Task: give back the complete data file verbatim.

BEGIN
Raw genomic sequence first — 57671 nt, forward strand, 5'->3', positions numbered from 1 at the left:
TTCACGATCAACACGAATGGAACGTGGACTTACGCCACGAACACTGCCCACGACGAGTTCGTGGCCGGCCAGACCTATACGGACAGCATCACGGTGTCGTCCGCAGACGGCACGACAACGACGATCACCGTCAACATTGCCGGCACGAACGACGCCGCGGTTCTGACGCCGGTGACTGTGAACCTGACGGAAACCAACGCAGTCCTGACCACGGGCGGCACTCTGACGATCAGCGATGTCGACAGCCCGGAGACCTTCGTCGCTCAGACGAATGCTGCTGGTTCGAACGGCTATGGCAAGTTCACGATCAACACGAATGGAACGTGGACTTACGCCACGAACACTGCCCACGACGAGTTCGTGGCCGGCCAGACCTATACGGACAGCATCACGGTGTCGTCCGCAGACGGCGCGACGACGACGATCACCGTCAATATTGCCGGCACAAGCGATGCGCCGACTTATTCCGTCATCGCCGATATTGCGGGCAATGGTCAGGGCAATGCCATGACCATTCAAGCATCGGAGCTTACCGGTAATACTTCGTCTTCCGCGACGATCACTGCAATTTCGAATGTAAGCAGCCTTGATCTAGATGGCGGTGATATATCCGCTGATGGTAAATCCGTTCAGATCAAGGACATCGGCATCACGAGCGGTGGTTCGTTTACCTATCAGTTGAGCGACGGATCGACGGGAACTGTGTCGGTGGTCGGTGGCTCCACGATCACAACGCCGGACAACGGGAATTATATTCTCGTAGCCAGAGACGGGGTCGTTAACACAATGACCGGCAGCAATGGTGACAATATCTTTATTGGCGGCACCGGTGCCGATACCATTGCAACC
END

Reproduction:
Raw genomic sequence first — 57671 nt, forward strand, 5'->3', positions numbered from 1 at the left:
TTCACGATCAACACGAATGGAACGTGGACTTACGCCACGAACACTGCCCACGACGAGTTCGTGGCCGGCCAGACCTATACGGACAGCATCACGGTGTCGTCCGCAGACGGCACGACAACGACGATCACCGTCAACATTGCCGGCACGAACGACGCCGCGGTTCTGACGCCGGTGACTGTGAACCTGACGGAAACCAACGCAGTCCTGACCACGGGCGGCACTCTGACGATCAGCGATGTCGACAGCCCGGAGACCTTCGTCGCTCAGACGAATGCTGCTGGTTCGAACGGCTATGGCAAGTTCACGATCAACACGAATGGAACGTGGACTTACGCCACGAACACTGCCCACGACGAGTTCGTGGCCGGCCAGACCTATACGGACAGCATCACGGTGTCGTCCGCAGACGGCGCGACGACGACGATCACCGTCAATATTGCCGGCACAAGCGATGCGCCGACTTATTCCGTCATCGCCGATATTGCGGGCAATGGTCAGGGCAATGCCATGACCATTCAAGCATCGGAGCTTACCGGTAATACTTCGTCTTCCGCGACGATCACTGCAATTTCGAATGTAAGCAGCCTTGATCTAGATGGCGGTGATATATCCGCTGATGGTAAATCCGTTCAGATCAAGGACATCGGCATCACGAGCGGTGGTTCGTTTACCTATCAGTTGAGCGACGGATCGACGGGAACTGTGTCGGTGGTCGGTGGCTCCACGATCACAACGCCGGACAACGGGAATTATATTCTCGTAGCCAGAGACGGGGTCGTTAACACAATGACCGGCAGCAATGGTGACAATATCTTTATTGGCGGCACCGGTGCCGATACCATTGCAACC